Some consonants can be doubled, making them slightly longer and more hardened in their sound. Most consonants, single or double, can be aspirated, softening them and adding a light breathing sound to the end.

Doubles dt, fv, kk, ll, mn, nn, rr, ss, tt, yy (/ʏ/)*
Aspirants (+ʰ) bh, dh, fh, gh, hh, kh, lh, llh, mh, nh (/ɲ/), ph, rh, rrh, tth, vh, wh, yh, zh

* - Functions as a vowel.
† - As in Spanish año.

Vowels can also be lengthened, or have an 'i' sound added to the end.

Root vowel Long form With 'i'
a aa (/aː/) ai (/aɪ/)
e ae (/eː/) ei (/eɪ/)
i ii (/iː/)
o ou (/oː/) oi (/oɪ/)
u uu (/uː/) ui (/uɪ/)


To the untrained ear, 'ae' and 'ei' can sound virtually identical, and may be misheard or misspoken as a result. 'e' and 'ae' are pronounced as in "egg," while 'ei' is pronounced as in "day". Recognizing one from the other is mostly a matter of practice.

'r' is trilled, like in Spanish pero, not an approximant like it is in English. 'rr' is more heavily trilled, as in Spanish perro.

The apostrophe represents a glottal stop. It is not considered to be a letter.

The "x" sound in English also occurs in Romulan. It is pronounced 'kz'.

Consonants are sometimes paired against each other; that is, there is no natural transition from one to the next (e.g., the word vaedn). This is resolved either by inserting a short schwa, a vowel sound like the 'y' in "sibyl", or by omitting the second consonant entirely. Hence, vaedn is pronounced either /veːdən/ or /veːd/.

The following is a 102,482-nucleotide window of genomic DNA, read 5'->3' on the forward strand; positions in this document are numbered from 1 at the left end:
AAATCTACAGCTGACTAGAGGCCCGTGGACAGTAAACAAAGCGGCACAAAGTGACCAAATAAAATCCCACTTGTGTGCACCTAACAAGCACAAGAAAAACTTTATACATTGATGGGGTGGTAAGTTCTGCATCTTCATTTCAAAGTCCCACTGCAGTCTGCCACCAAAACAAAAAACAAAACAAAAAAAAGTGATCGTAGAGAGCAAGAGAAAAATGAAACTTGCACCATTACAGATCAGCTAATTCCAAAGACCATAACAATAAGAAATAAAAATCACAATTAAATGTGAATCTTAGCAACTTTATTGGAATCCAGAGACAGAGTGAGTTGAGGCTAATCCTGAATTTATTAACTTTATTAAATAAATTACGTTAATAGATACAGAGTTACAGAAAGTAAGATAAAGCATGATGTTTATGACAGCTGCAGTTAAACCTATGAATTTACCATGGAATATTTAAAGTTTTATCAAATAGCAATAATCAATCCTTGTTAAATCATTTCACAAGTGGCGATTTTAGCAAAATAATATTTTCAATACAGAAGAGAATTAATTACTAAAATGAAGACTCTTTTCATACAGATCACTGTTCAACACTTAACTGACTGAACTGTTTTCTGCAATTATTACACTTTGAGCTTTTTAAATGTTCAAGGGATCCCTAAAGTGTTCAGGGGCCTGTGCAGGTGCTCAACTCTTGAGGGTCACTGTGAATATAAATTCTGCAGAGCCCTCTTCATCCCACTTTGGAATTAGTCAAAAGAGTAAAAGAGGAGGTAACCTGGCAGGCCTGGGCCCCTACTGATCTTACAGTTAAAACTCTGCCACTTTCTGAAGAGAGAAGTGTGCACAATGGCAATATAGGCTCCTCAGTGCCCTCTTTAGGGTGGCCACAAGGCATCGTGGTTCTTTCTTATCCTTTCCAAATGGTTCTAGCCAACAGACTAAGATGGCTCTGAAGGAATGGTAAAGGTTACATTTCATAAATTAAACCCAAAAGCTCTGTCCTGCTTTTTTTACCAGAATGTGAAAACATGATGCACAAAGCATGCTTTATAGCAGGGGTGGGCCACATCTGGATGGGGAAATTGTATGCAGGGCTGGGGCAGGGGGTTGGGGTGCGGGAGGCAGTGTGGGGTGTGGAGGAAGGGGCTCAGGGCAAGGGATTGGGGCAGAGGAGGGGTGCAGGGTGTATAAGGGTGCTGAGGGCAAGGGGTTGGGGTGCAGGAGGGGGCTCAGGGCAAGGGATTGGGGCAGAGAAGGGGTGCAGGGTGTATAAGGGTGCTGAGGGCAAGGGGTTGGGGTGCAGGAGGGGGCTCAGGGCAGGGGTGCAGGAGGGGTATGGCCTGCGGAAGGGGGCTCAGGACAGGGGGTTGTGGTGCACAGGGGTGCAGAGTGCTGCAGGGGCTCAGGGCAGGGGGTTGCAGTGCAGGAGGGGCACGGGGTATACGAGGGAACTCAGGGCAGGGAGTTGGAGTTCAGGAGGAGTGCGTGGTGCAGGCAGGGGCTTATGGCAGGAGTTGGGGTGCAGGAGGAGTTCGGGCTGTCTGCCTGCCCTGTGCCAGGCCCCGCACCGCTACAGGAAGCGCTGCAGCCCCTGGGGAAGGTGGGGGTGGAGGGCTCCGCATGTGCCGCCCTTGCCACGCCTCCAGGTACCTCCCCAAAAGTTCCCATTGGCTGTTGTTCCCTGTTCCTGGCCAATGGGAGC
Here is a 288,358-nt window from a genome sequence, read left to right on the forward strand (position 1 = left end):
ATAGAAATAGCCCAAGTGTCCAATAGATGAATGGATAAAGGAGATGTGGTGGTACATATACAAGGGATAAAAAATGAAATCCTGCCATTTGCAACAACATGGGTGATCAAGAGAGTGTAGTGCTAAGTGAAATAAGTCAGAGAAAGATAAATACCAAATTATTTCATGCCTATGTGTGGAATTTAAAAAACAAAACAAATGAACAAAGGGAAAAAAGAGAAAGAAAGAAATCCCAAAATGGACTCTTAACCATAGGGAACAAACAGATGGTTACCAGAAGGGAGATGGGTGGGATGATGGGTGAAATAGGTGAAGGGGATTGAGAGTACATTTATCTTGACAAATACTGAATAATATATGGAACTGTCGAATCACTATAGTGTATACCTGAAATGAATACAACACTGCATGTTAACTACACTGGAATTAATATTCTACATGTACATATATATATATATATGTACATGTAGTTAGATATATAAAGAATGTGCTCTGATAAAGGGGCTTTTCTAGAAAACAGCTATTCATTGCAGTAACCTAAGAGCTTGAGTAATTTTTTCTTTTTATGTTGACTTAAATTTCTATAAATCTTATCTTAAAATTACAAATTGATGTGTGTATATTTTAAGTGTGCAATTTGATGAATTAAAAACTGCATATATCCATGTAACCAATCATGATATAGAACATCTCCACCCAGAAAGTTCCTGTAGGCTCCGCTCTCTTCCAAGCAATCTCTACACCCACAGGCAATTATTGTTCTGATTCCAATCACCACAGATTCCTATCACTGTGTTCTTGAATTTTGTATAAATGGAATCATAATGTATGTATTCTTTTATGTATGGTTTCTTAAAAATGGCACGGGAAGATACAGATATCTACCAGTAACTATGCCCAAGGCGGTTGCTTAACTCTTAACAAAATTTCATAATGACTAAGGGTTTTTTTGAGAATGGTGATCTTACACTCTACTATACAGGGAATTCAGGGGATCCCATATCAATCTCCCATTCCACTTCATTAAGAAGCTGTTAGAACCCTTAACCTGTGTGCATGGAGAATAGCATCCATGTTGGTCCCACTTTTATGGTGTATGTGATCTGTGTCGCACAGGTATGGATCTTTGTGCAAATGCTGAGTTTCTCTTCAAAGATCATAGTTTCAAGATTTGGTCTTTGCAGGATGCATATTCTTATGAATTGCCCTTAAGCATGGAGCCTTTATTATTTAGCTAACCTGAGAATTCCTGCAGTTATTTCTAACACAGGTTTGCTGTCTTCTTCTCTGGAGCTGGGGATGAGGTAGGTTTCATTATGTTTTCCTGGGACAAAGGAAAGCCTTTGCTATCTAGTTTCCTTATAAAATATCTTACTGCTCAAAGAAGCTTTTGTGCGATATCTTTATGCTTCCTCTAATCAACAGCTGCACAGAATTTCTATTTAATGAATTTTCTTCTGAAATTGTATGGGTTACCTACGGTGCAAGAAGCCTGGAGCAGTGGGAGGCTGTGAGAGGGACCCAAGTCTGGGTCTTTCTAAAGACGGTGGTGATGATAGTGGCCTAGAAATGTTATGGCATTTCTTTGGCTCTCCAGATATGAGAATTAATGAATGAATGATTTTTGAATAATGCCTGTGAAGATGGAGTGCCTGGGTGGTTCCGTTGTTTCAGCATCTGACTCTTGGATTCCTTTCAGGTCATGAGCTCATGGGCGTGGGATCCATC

The schwa also occurs in instances where 'l', 'r', or their variations begin a word followed by a consonant, or fall between two consonants in a word. For instance, the word llhnae would be pronounced /ɫʰəneː/.




Basic Romulan syntax follows a verb-object-subject order. For instance, the phrase "I serve the Empire" would become "Serve the Empire I." Subject-verb-object order, like in English, is also acceptable.

Writing system - KzhadEdit

There are several iterations of the Romulan writing system (called Kzhad) currently in circulation. The original and most common form is a simple left-to-right cipher for English, based on designs by Monte Thrasher for Star Trek: The Next Generation; when applied to the Romulan imperial seal from the series (also designed by Thrasher), the inscription reads 'ROMULANIPTQE.' Examples of Romulan writing in television and movies are often pieces of the seal text arranged at random.

The 2009 Star Trek film featured a mutation of the writing system with a more organic appearance. Details on the completeness of this system, or if it actually corresponds to the spoken language, are unknown at this time.

Multiple non-anglicized versions of Kzhad have been developed by fans, the CIRL variant (no longer available) being perhaps the most phonetically accurate. Most of these designs are based on okudagrammar, wherein the various symbols are inversions and rotations of one another, a technique often employed with alien writing on Star Trek. The Sato Institute is currently working on its own reconstruction of Kzhad, intended to follow Duane's phonemes more closely and avoid okudagrammar, while remaining true to Thrasher's design aesthetic.


See alsoEdit


External links and resourcesEdit